Atlantan scrambles through airport attack in Turkey

Staff writers Ernie Suggs and Shannon McCaffrey contributed to this report.

Amid the panic and confusion erupting in the Istanbul airport was Thomas Kemper, huddled in a kitchen storeroom, fearing the terrorists were heading his way.

The Atlanta traveler had run frantically through a cacophony of blasts and screaming and shattering glass. The scrambling masses seemed to have lost control as people ran banging into each other in all directions.

Here, hiding behind some boxes, Kemper took refuge. He thought about God. He thought about his wife and three kids. He wished he could see them again.

And he wished the storeroom door had a lock.

Tuesday’s terror attack, which left at least 41 people dead and 239 wounded, has touched metro Atlantans in numerous ways. For most of us, it represents yet another strike in the steady drumbeat of such attacks. Who would have thought that such atrocities could approach the feeling of commonplace, so repetitive that it takes an effort to focus on the latest one?

But focus we must, said Mine Hashas-Degertekin, who grew up in Turkey but now teaches at Kennesaw State University.

“We cry for humanity right now,” she said, adding that terrorism has become a world problem. “It doesn’t hit one nation or one religion. It hits all of them.”

The 43-year-old teacher plans to fight back in her own way. She’s getting on a plane tomorrow to Istanbul for a visit with friends and relatives. She didn’t even think twice about it.

“Life goes on. This is about not letting the terrorists get in your way,” she said.

A New Partnership

Atlanta Mayor Kasim Reed said these terror events have become learning exercises. Officials are already studying what happened in Istanbul so they can “harden the exterior of the airport,” he said.

Atlanta and Istanbul stand on the threshold of strengthening their ties. The two cities have a similar relationship with their big airports. They are the great symbols of each city’s international character.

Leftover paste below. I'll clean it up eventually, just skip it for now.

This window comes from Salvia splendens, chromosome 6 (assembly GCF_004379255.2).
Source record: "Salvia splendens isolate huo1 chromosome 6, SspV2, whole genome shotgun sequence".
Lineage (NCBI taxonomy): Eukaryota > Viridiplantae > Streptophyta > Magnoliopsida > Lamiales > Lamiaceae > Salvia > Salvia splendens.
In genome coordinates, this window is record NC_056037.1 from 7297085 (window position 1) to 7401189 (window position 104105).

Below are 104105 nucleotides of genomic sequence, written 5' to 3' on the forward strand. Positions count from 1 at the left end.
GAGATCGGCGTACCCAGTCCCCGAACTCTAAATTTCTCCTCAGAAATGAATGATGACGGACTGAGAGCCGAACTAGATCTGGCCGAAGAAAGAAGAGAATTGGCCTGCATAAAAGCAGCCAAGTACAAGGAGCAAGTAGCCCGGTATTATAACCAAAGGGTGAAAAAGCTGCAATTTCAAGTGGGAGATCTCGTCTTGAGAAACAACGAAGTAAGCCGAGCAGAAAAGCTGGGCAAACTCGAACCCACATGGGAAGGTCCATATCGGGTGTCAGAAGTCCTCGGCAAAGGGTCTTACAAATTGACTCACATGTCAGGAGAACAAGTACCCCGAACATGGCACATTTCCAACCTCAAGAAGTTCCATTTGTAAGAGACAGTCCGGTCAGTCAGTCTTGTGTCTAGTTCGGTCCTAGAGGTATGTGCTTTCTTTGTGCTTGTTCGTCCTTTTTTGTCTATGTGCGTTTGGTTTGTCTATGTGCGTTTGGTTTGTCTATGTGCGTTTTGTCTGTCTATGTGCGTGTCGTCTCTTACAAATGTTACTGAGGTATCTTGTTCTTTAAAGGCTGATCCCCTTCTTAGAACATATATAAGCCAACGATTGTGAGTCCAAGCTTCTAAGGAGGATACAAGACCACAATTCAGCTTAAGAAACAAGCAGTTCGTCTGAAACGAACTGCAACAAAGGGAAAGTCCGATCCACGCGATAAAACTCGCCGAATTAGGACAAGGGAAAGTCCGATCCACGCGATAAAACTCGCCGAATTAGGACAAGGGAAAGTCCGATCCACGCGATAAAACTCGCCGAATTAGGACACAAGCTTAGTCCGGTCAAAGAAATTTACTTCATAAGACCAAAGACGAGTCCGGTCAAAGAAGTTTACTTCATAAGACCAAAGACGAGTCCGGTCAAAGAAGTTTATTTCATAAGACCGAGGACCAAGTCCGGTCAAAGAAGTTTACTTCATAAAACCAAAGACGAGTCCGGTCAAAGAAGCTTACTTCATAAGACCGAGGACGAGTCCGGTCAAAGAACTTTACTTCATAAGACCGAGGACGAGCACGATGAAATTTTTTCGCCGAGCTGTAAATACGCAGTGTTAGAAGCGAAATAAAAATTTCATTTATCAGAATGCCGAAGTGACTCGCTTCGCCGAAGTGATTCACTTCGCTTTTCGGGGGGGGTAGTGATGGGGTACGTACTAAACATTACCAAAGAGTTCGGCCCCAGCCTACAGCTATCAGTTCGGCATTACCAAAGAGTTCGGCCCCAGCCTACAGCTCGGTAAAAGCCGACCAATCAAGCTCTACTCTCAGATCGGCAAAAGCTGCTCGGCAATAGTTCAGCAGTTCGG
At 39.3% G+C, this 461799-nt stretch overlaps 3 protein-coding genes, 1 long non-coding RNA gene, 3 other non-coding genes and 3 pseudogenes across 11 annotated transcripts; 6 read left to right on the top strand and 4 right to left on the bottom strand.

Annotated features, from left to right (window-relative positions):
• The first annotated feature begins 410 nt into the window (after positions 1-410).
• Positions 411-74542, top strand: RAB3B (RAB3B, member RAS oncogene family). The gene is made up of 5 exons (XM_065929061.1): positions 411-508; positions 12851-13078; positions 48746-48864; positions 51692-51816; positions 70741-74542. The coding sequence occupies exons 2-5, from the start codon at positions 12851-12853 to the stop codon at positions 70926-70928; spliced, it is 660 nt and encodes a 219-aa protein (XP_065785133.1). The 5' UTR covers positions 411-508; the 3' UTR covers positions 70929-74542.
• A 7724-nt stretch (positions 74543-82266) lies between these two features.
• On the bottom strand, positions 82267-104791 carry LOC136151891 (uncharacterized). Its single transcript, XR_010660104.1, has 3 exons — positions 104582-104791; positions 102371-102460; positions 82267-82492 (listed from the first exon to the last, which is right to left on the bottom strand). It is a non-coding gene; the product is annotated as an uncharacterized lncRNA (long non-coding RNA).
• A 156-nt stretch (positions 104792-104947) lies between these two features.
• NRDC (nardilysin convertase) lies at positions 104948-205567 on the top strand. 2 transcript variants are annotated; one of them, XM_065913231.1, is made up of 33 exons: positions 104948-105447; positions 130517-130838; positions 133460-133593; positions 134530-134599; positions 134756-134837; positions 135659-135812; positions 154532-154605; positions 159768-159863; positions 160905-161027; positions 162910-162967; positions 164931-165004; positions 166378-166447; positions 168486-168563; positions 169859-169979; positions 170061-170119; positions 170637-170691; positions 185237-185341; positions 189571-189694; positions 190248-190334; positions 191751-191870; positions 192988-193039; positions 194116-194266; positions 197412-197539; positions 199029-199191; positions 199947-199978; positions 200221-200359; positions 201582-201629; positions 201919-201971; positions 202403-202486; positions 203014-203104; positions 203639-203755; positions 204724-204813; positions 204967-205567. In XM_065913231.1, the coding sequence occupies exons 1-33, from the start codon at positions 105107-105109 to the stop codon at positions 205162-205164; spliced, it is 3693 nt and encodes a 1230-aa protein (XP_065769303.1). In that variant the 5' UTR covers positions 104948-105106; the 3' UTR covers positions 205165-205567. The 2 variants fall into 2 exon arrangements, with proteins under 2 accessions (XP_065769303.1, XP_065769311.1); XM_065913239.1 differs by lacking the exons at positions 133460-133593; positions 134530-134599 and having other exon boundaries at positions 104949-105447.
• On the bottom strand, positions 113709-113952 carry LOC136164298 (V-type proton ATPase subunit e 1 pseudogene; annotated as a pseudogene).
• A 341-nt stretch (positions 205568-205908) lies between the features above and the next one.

In recent weeks, Turkish people in Atlanta had been celebrating the start of direct flights from Atlanta to Istanbul in May.

But then came the terror attacks at Ataturk Airport. Three attackers armed with firearms opened fire before blowing themselves up, according to Turkish authorities.

“We were so excited that we finally got a direct flight,” said Mona Sunshine, Turkish Honorary Consul General for Georgia. “People were coming to Atlanta to go to Turkey. Atlanta became the gateway.”

The reaction of Turkish people here to the attacks?

“Absolute terror, horror and disbelief,” Sunshine said.

Sunshine founded the local American-Turkish Friendship Council, and she’s the chairwoman. A few years ago, she accompanied Gov. Nathan Deal on a trade mission to Turkey. She visits there often. So it’s easy for her to remember walking through that airport’s customs area, heading outside to where people greet arriving guests.

That’s where one of the bombs exploded.

Across the way, she’s seen the parking lot where another bomb went off. The terrorists, she believes, wanted to attack without having to penetrate the intense security inside the airport. There, travelers have to show their ticket before entering the airport, and they go through numerous security checkpoints where they are quizzed as to their purpose for traveling.

A Difficult Decision

Mustafa Sahin has family in Turkey who planned to visit the United States later this week. So the attacks weighed heavily on his mind.

“They were going to be in the same airport tomorrow,” said Sahin, director of academic affairs for the Istanbul Center, which has offices in Dunwoody and Alpharetta.

The airport has resumed operations, but Sahin is not sure what his relatives will do. “They’re still thinking about it and they’re going to decide soon,” he said.

Turkish people here have watched with heavy hearts as their homeland has suffered a string of deadly attacks over the past year. The violence has compromised the country’s reputation as an oasis of stability and safety in volatile corner of the world.

Sahin’s organization used to take Atlantans to Turkey every year. The program stopped when things began to get bad. He doesn’t know when they will resume.

“It’s sad to see violence becoming more normalized,” he said.

A vigil for victims of the attack was slated for Wednesday night at Piedmont Park.

“It is just about solidarity, nothing else,” Mazlum Kosma, a housing official at Georgia Tech, said of the event.

Back at the Istanbul airport Tuesday, Thomas Kemper made his way out of the storeroom to safety. He is general secretary of the General Board of Global Ministries of the United Methodist Church, which recently moved its headquarters to Atlanta from New York.

Afterward he reflected on waking up from a nap in the airport lounge to the sound of an “incredible” blast.

“I know Turkey had some risks, but I didn’t expect it to be in the lounge,” he said.